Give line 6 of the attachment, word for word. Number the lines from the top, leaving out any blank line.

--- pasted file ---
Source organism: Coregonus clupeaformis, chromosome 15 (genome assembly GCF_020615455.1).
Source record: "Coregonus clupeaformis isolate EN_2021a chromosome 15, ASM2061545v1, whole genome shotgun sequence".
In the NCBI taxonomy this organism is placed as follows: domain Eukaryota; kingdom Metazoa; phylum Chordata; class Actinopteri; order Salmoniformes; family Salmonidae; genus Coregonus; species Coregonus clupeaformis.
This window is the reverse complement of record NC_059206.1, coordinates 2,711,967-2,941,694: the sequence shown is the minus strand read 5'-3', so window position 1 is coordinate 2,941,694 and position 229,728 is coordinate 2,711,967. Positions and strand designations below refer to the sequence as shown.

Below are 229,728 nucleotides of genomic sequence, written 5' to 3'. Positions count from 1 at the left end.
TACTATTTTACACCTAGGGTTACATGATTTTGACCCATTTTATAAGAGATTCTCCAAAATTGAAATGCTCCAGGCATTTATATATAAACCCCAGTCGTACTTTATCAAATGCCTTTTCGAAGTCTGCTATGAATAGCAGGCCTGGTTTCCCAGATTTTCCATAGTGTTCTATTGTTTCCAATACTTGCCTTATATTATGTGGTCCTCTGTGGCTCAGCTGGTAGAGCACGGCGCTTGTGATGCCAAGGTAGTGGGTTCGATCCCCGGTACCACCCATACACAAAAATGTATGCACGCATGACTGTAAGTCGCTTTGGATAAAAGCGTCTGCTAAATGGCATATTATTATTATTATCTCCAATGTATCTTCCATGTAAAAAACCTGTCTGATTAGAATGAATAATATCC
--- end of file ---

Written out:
TACTATTTTACACCTAGGGTTACATGATTTTGACCCATTTTATAAGAGATTCTCCAAAATTGAAATGCTCCAGGCATTTATATATAAACCCCAGTCGTACTTTATCAAATGCCTTTTCGAAGTCTGCTATGAATAGCAGGCCTGGTTTCCCAGATTTTCCATAGTGTTCTATTGTTTCCAATACTTGCCTTATATTATGTGGTCCTCTGTGGCTCAGCTGGTAGAGCACGGCGCTTGTGATGCCAAGGTAGTGGGTTCGATCCCCGGTACCACCCATACACAAAAATGTATGCACGCATGACTGTAAGTCGCTTTGGATAAAAGCGTCTGCTAAATGGCATATTATTATTATTATCTCCAATGTATCTTCCATGTAAAAAACCTGTCTGATTAGAATGAATAATATCC